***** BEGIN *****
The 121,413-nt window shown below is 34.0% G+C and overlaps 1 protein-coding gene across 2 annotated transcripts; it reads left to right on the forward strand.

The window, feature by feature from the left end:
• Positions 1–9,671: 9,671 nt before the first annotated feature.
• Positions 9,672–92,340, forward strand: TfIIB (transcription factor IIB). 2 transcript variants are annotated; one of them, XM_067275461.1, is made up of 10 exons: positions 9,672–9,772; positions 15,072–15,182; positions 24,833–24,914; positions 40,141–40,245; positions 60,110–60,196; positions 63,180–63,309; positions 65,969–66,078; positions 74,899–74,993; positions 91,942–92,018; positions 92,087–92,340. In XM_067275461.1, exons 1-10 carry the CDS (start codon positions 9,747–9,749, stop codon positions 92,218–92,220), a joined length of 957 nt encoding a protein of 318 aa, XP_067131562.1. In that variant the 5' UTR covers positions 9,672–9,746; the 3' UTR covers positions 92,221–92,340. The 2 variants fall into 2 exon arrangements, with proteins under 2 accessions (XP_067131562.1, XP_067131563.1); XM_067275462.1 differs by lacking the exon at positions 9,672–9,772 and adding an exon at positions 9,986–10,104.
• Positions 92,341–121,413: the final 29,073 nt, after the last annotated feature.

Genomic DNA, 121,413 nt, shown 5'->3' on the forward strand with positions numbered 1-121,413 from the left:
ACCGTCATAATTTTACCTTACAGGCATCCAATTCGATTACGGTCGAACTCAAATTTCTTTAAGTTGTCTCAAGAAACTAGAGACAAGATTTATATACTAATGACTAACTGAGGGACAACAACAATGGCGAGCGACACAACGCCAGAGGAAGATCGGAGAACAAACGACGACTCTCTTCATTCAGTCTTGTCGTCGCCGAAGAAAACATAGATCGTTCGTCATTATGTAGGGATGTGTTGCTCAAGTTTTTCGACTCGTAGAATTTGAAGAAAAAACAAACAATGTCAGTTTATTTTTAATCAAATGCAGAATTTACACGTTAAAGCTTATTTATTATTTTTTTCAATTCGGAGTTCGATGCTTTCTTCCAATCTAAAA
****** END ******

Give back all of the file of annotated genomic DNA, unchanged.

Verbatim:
The 121,413-nt window shown below is 34.0% G+C and overlaps 1 protein-coding gene across 2 annotated transcripts; it reads left to right on the forward strand.

The window, feature by feature from the left end:
• Positions 1–9,671: 9,671 nt before the first annotated feature.
• Positions 9,672–92,340, forward strand: TfIIB (transcription factor IIB). 2 transcript variants are annotated; one of them, XM_067275461.1, is made up of 10 exons: positions 9,672–9,772; positions 15,072–15,182; positions 24,833–24,914; positions 40,141–40,245; positions 60,110–60,196; positions 63,180–63,309; positions 65,969–66,078; positions 74,899–74,993; positions 91,942–92,018; positions 92,087–92,340. In XM_067275461.1, exons 1-10 carry the CDS (start codon positions 9,747–9,749, stop codon positions 92,218–92,220), a joined length of 957 nt encoding a protein of 318 aa, XP_067131562.1. In that variant the 5' UTR covers positions 9,672–9,746; the 3' UTR covers positions 92,221–92,340. The 2 variants fall into 2 exon arrangements, with proteins under 2 accessions (XP_067131562.1, XP_067131563.1); XM_067275462.1 differs by lacking the exon at positions 9,672–9,772 and adding an exon at positions 9,986–10,104.
• Positions 92,341–121,413: the final 29,073 nt, after the last annotated feature.

Genomic DNA, 121,413 nt, shown 5'->3' on the forward strand with positions numbered 1-121,413 from the left:
ACCGTCATAATTTTACCTTACAGGCATCCAATTCGATTACGGTCGAACTCAAATTTCTTTAAGTTGTCTCAAGAAACTAGAGACAAGATTTATATACTAATGACTAACTGAGGGACAACAACAATGGCGAGCGACACAACGCCAGAGGAAGATCGGAGAACAAACGACGACTCTCTTCATTCAGTCTTGTCGTCGCCGAAGAAAACATAGATCGTTCGTCATTATGTAGGGATGTGTTGCTCAAGTTTTTCGACTCGTAGAATTTGAAGAAAAAACAAACAATGTCAGTTTATTTTTAATCAAATGCAGAATTTACACGTTAAAGCTTATTTATTATTTTTTTCAATTCGGAGTTCGATGCTTTCTTCCAATCTAAAA